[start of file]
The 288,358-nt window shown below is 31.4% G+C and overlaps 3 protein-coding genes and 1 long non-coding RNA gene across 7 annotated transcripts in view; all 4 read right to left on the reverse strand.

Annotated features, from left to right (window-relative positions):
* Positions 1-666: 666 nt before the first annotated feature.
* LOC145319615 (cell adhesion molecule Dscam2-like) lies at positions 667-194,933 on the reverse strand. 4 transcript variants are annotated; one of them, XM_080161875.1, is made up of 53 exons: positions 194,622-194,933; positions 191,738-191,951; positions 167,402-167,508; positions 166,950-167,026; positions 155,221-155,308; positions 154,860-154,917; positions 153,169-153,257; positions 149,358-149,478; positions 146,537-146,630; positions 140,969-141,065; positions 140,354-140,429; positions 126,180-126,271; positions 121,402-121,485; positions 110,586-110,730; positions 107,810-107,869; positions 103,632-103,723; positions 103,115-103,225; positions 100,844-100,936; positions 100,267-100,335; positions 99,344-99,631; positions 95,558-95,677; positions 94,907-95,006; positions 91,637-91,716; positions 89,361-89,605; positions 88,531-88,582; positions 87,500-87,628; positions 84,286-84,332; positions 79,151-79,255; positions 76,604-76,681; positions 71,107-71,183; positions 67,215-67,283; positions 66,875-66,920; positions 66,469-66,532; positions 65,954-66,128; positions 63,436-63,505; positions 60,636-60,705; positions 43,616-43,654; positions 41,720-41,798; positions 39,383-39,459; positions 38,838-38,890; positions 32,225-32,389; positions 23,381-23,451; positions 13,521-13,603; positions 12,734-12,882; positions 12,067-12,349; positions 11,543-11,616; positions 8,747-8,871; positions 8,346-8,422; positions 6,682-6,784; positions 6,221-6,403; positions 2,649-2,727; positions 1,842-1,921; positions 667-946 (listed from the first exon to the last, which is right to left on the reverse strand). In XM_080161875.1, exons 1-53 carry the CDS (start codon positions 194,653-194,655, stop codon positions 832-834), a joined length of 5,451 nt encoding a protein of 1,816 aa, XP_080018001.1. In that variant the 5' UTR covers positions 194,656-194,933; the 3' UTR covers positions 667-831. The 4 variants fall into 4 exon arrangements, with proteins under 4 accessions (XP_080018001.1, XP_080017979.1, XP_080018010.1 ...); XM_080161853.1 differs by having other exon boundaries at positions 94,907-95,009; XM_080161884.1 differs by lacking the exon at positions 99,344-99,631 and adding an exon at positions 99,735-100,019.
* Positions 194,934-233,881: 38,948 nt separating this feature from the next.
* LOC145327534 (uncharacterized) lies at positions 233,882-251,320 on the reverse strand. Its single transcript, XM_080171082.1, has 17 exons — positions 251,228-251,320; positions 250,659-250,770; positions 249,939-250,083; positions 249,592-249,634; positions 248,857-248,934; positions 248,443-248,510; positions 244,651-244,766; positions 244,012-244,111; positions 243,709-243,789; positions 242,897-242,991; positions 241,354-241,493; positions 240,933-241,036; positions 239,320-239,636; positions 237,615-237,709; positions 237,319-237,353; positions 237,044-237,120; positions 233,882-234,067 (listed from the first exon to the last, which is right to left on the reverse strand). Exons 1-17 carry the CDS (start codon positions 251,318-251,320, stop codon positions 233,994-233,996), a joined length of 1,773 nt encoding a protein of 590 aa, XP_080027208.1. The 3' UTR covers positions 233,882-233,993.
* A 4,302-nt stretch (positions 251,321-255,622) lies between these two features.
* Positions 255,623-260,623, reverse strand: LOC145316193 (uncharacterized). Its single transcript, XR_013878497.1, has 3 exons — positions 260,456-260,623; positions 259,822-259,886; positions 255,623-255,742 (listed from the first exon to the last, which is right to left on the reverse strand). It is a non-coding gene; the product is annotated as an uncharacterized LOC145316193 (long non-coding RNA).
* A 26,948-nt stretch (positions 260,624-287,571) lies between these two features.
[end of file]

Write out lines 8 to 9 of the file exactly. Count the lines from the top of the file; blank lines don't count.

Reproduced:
* Positions 255,623-260,623, reverse strand: LOC145316193 (uncharacterized). Its single transcript, XR_013878497.1, has 3 exons — positions 260,456-260,623; positions 259,822-259,886; positions 255,623-255,742 (listed from the first exon to the last, which is right to left on the reverse strand). It is a non-coding gene; the product is annotated as an uncharacterized LOC145316193 (long non-coding RNA).
* A 26,948-nt stretch (positions 260,624-287,571) lies between these two features.